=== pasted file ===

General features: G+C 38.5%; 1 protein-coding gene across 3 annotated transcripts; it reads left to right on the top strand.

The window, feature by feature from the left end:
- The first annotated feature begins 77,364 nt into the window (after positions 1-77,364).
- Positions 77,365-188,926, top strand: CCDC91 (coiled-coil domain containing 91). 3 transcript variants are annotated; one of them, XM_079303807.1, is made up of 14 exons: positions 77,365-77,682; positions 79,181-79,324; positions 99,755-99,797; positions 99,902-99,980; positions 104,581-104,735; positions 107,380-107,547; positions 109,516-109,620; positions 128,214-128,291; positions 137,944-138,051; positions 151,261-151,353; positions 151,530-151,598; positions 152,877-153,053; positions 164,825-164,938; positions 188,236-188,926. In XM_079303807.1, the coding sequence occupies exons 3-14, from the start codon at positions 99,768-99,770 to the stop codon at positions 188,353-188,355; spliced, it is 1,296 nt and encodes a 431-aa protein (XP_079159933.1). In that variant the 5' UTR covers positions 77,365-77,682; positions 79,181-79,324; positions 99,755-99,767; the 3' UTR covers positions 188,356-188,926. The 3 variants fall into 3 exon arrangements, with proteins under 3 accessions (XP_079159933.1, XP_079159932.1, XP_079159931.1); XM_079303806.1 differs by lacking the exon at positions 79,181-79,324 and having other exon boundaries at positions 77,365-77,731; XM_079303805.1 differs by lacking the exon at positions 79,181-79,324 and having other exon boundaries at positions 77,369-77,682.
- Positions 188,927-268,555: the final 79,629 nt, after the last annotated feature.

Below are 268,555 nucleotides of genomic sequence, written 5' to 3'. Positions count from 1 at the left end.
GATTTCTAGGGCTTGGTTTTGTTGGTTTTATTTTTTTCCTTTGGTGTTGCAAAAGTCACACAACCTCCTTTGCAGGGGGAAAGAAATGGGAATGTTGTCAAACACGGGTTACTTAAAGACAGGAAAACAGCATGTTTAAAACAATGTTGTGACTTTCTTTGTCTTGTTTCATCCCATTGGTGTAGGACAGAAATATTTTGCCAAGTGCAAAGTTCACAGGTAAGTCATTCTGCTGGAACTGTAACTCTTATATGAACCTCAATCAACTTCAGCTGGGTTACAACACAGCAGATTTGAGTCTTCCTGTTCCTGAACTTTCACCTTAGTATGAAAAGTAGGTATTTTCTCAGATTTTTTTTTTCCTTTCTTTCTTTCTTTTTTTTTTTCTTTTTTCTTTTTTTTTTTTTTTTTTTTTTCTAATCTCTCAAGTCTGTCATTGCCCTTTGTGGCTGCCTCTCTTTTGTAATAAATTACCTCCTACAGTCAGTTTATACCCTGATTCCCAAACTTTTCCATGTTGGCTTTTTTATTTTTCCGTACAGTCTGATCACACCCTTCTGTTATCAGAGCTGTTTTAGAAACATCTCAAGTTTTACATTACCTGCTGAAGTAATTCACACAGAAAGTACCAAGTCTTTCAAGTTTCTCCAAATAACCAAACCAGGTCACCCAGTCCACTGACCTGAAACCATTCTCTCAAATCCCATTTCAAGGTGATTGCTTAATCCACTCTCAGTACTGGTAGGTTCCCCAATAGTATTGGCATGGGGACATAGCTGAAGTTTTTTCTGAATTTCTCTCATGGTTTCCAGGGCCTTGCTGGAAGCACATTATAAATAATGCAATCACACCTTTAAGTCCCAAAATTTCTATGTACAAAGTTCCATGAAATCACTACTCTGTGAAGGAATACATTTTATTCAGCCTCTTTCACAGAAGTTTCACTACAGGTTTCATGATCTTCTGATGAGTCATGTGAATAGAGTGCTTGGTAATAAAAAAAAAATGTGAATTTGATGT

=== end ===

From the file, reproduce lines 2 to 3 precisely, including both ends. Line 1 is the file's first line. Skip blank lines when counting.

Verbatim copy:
The window, feature by feature from the left end:
- The first annotated feature begins 77,364 nt into the window (after positions 1-77,364).